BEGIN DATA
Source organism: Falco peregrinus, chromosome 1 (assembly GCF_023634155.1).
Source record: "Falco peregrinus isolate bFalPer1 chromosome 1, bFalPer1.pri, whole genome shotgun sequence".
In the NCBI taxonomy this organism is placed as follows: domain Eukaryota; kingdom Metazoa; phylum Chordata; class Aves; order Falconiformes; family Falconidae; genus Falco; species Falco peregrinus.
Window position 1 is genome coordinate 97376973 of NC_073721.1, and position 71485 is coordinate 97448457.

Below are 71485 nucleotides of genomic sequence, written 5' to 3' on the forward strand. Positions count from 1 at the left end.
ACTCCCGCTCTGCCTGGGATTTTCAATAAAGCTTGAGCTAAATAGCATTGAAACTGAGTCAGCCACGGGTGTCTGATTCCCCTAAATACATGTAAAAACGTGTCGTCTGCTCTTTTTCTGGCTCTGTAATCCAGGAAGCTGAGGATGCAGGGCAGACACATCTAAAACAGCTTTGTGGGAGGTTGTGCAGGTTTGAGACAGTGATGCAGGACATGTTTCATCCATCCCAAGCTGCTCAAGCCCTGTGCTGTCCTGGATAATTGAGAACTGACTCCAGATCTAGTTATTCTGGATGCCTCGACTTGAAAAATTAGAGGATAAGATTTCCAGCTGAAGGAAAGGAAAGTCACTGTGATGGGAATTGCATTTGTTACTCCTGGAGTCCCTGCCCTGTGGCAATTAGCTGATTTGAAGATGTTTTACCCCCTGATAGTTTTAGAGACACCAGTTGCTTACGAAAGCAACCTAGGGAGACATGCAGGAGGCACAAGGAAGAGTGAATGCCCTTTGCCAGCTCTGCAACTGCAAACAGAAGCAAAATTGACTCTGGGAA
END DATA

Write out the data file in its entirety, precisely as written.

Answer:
Source organism: Falco peregrinus, chromosome 1 (assembly GCF_023634155.1).
Source record: "Falco peregrinus isolate bFalPer1 chromosome 1, bFalPer1.pri, whole genome shotgun sequence".
In the NCBI taxonomy this organism is placed as follows: domain Eukaryota; kingdom Metazoa; phylum Chordata; class Aves; order Falconiformes; family Falconidae; genus Falco; species Falco peregrinus.
Window position 1 is genome coordinate 97376973 of NC_073721.1, and position 71485 is coordinate 97448457.

Below are 71485 nucleotides of genomic sequence, written 5' to 3' on the forward strand. Positions count from 1 at the left end.
ACTCCCGCTCTGCCTGGGATTTTCAATAAAGCTTGAGCTAAATAGCATTGAAACTGAGTCAGCCACGGGTGTCTGATTCCCCTAAATACATGTAAAAACGTGTCGTCTGCTCTTTTTCTGGCTCTGTAATCCAGGAAGCTGAGGATGCAGGGCAGACACATCTAAAACAGCTTTGTGGGAGGTTGTGCAGGTTTGAGACAGTGATGCAGGACATGTTTCATCCATCCCAAGCTGCTCAAGCCCTGTGCTGTCCTGGATAATTGAGAACTGACTCCAGATCTAGTTATTCTGGATGCCTCGACTTGAAAAATTAGAGGATAAGATTTCCAGCTGAAGGAAAGGAAAGTCACTGTGATGGGAATTGCATTTGTTACTCCTGGAGTCCCTGCCCTGTGGCAATTAGCTGATTTGAAGATGTTTTACCCCCTGATAGTTTTAGAGACACCAGTTGCTTACGAAAGCAACCTAGGGAGACATGCAGGAGGCACAAGGAAGAGTGAATGCCCTTTGCCAGCTCTGCAACTGCAAACAGAAGCAAAATTGACTCTGGGAA